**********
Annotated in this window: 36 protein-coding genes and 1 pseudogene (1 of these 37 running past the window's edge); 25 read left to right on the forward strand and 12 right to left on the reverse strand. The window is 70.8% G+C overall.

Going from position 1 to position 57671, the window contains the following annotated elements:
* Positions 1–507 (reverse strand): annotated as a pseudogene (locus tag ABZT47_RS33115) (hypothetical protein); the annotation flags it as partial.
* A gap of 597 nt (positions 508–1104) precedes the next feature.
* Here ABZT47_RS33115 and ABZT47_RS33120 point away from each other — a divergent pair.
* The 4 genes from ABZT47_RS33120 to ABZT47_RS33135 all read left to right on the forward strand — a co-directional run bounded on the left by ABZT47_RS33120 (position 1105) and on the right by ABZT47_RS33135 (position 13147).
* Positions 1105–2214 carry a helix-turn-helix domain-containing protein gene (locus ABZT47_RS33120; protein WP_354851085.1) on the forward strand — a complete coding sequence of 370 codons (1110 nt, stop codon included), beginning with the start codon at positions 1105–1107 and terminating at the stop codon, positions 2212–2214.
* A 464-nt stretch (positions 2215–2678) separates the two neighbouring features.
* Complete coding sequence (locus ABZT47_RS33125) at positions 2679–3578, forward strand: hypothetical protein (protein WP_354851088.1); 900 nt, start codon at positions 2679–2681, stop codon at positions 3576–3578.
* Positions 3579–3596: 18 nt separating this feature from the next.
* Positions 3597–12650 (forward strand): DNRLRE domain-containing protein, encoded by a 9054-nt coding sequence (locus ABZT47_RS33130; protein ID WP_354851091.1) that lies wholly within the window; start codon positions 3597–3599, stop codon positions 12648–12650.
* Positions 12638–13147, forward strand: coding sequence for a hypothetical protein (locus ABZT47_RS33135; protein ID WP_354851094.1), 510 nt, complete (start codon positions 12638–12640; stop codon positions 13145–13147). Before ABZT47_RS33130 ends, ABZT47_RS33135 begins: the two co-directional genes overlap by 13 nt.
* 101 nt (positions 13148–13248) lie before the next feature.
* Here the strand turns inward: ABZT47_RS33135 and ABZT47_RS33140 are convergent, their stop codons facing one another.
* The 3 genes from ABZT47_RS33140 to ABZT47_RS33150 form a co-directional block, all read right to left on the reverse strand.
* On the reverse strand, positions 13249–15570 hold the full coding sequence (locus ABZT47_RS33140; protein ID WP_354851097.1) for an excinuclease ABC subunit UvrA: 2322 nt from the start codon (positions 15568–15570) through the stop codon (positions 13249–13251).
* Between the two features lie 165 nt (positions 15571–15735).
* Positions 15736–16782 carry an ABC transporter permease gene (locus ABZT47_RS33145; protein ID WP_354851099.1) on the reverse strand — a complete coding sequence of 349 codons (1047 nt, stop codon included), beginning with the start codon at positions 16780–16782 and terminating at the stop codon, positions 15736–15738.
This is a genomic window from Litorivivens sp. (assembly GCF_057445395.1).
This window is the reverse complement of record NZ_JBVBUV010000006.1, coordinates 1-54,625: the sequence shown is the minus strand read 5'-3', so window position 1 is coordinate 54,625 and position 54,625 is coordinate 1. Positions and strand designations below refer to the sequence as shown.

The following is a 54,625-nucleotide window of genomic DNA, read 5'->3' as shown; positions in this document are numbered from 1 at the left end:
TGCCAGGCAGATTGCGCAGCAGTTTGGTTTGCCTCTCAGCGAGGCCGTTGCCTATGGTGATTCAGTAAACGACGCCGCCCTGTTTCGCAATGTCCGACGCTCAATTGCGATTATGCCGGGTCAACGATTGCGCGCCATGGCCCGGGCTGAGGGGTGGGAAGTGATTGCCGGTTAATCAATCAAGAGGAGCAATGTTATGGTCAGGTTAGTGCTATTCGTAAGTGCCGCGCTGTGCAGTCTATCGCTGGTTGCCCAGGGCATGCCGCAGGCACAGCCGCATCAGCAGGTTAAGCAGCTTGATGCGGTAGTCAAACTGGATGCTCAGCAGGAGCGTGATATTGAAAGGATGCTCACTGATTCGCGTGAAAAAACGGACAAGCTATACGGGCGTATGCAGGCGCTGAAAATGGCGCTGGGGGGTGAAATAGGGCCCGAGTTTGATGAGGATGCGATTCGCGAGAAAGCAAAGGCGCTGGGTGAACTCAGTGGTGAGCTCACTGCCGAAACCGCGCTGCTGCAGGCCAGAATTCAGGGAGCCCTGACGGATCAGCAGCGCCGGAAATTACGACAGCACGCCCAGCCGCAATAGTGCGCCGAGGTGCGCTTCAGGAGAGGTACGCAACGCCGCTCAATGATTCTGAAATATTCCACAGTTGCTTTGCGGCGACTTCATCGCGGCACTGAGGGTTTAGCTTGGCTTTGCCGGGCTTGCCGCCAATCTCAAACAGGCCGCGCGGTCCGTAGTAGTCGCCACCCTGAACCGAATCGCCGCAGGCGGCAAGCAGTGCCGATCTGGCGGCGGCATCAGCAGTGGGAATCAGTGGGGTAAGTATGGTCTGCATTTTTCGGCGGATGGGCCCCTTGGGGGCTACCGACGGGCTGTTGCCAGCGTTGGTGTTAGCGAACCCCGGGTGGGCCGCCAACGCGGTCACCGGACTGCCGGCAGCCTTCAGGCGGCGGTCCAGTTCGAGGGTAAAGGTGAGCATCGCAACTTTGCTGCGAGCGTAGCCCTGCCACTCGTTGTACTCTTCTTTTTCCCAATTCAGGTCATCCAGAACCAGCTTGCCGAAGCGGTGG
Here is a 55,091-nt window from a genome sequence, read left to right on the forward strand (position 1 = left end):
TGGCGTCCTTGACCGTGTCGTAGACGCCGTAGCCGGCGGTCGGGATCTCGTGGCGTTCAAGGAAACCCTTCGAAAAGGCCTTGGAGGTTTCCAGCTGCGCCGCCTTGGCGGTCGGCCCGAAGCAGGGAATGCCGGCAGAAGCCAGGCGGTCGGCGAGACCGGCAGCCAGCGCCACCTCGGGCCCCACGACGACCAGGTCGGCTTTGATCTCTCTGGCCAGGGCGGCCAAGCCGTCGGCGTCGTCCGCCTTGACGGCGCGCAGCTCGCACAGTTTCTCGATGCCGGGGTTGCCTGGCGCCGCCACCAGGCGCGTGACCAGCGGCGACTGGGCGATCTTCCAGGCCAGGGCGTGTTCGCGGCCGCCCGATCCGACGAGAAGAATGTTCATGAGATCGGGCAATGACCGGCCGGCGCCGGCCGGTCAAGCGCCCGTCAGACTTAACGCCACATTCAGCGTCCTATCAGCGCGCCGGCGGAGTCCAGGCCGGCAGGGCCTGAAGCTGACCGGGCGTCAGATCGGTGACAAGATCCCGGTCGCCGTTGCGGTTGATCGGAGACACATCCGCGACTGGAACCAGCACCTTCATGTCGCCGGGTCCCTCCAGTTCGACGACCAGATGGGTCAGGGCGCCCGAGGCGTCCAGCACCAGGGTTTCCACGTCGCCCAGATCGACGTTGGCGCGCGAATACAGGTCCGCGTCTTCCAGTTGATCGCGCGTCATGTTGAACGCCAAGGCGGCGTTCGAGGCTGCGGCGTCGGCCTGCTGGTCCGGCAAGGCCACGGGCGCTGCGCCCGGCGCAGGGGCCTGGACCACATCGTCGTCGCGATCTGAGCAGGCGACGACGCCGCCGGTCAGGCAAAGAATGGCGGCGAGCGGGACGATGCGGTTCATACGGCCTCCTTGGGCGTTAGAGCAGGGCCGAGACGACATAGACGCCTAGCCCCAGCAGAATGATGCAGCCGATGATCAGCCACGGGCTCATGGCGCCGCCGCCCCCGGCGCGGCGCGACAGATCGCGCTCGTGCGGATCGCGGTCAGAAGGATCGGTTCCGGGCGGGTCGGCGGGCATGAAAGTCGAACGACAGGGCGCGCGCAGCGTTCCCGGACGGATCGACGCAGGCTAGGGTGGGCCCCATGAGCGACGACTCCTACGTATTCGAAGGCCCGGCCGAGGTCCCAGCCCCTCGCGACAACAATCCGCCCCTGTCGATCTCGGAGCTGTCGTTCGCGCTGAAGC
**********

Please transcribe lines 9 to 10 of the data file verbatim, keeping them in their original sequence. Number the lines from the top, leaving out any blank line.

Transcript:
* Complete coding sequence (locus ABZT47_RS33125) at positions 2679–3578, forward strand: hypothetical protein (protein WP_354851088.1); 900 nt, start codon at positions 2679–2681, stop codon at positions 3576–3578.
* Positions 3579–3596: 18 nt separating this feature from the next.